However, there was no complementary systematic focus on building primary health service capacity according to need, particularly through the Aboriginal Community Controlled Health Services and truly shifting Aboriginal and Torres Strait Islander health to a preventive footing rather than responding ‘after the event’ to health crisis.
2.Second, the Closing the Gap Strategy – a 25-year program – was effectively abandoned after five-years and so cannot be said to have been anything but partially implemented in itself.
This is because the ‘architecture’ to support the Closing the Gap Strategy (national approach, national leadership, funding agreements) had unraveled by 2014-2015.
3.Third, a refreshed Closing the Gap Strategy requires a reset which re-builds the requisite ‘architecture’ (national approach, national leadership, outcome-orientated funding agreements).
National priorities like addressing Aboriginal and Torres Strait Islander health inequality have not gone away, are getting worse, and more than ever require a national response.
Without a recommitment to such ‘architecture’, the nation is now in a situation where the closing the gap targets will measure nothing but the collective failure of Australian governments to work together and to stay the course.
4.Fourth, a refreshed Closing the Gap Strategy must be founded on implementing the existing Close the Gap Statement of Intent commitments.
In the past ten years, Australian governments have behaved as if the Close the Gap Statement of Intent was of little relevance to the Closing the Gap Strategy when in fact it should have fundamentally informed it.
It is time to align the two. A refreshed Closing the Gap Strategy must focus on delivering equality of opportunity in relation to health goods and services, especially primary health care, according to need and in relation to health infrastructure (an adequate and capable health workforce, housing, food, water).
This should be in addition to the focus on maternal and infant health, chronic disease and other health needs. The social determinants of health inequality (income, education, racism) also must be addressed at a fundamental level.
5.Fifth, there is a ‘funding myth’ about Aboriginal and Torres Strait Islander health – indeed in many Indigenous Affairs areas – that must be confronted as it impedes progress.
That is the idea of dedicated health expenditure being a waste of taxpayer funds.
Yet, if Australian governments are serious about achieving Aboriginal and Torres Strait Islander health equality within a generation, a refreshed Closing the Gap Strategy must include commitments to realistic and equitable levels of investment (indexed according to need).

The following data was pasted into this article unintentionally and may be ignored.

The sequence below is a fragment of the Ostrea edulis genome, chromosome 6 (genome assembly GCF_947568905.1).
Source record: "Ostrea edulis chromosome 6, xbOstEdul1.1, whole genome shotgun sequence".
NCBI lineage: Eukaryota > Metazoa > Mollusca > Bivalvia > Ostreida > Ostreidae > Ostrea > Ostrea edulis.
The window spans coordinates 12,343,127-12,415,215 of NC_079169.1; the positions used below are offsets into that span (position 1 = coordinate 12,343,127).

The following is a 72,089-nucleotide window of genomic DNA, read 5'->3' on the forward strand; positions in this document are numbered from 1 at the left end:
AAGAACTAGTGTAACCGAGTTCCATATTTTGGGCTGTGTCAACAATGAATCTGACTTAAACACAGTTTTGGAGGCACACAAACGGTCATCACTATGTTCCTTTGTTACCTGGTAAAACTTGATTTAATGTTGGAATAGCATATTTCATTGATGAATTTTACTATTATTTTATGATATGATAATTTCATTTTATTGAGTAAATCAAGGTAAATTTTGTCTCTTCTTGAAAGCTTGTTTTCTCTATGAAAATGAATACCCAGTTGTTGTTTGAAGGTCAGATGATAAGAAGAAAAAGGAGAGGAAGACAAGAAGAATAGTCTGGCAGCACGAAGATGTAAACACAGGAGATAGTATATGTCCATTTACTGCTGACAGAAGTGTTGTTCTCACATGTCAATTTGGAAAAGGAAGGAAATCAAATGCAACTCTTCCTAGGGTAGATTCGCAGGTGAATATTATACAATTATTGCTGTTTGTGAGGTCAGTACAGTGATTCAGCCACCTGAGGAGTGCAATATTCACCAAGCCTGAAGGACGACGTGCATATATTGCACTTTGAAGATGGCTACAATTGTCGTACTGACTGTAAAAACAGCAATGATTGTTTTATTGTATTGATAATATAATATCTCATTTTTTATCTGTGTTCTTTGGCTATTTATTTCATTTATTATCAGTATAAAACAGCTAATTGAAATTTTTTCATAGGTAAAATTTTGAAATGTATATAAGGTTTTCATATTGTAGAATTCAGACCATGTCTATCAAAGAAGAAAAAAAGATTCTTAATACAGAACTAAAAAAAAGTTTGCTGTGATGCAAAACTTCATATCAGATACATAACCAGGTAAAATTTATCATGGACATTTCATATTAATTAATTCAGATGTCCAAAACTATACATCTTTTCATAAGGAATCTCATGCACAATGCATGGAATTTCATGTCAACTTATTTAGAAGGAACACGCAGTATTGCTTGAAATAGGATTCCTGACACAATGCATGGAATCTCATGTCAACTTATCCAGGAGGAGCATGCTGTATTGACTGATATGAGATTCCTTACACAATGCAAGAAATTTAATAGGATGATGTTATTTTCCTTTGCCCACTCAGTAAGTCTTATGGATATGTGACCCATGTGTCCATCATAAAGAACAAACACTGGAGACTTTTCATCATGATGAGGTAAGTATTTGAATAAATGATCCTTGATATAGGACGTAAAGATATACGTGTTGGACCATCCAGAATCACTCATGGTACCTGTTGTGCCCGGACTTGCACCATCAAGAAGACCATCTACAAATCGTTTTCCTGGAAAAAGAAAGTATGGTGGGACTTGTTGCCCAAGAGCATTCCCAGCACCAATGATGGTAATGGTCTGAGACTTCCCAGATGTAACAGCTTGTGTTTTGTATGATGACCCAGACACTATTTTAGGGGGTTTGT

Higher spending on Aboriginal and Torres Strait Islander health should hardly be a surprise.
Spending on the elderly, for example, is higher than on the young because everyone understands the elderly have greater health needs.
Likewise, the Aboriginal and Torres Strait Islander population have, on average, 2.3 times the disease burden of non-Indigenous people.[i] Yet on a per person basis, Australian government health expenditure was $1.38 per Aboriginal and Torres Strait Islander person for every $1.00 spent per non-Indigenous person in 2013-14.[ii]
So, for the duration of the Closing the Gap Strategy Australian government expenditure was not commensurate with these substantially greater and more complex health needs.
This remains the case. Because non-Indigenous Australians rely significantly on private health insurance and private health providers to meet much of their health needs, in addition to government support, the overall situation for Aboriginal and Torres Strait Islander health can be characterised as ‘systemic’ or ‘market failure’.
Private sources will not make up the shortfall. Australian government ‘market intervention’ – increased expenditure directed as indicated in the recommendations below – is required to address this.
The Close the Gap Campaign believes no Australian government can preside over widening mortality and life expectancy gaps and, yet, maintain targets to close these gaps without additional funding. Indeed, the Campaign believes the position of Australian governments is absolutely untenable in that regard.
In considering these findings, the Close the Gap Campaign are clear that the Close the Gap Statement of Intent remains a current, powerful and coherent guide to achieving Aboriginal and Torres Strait Islander health equality, and to the refreshment of the Closing the Gap Strategy in 2018.
Accordingly, this review recommends that: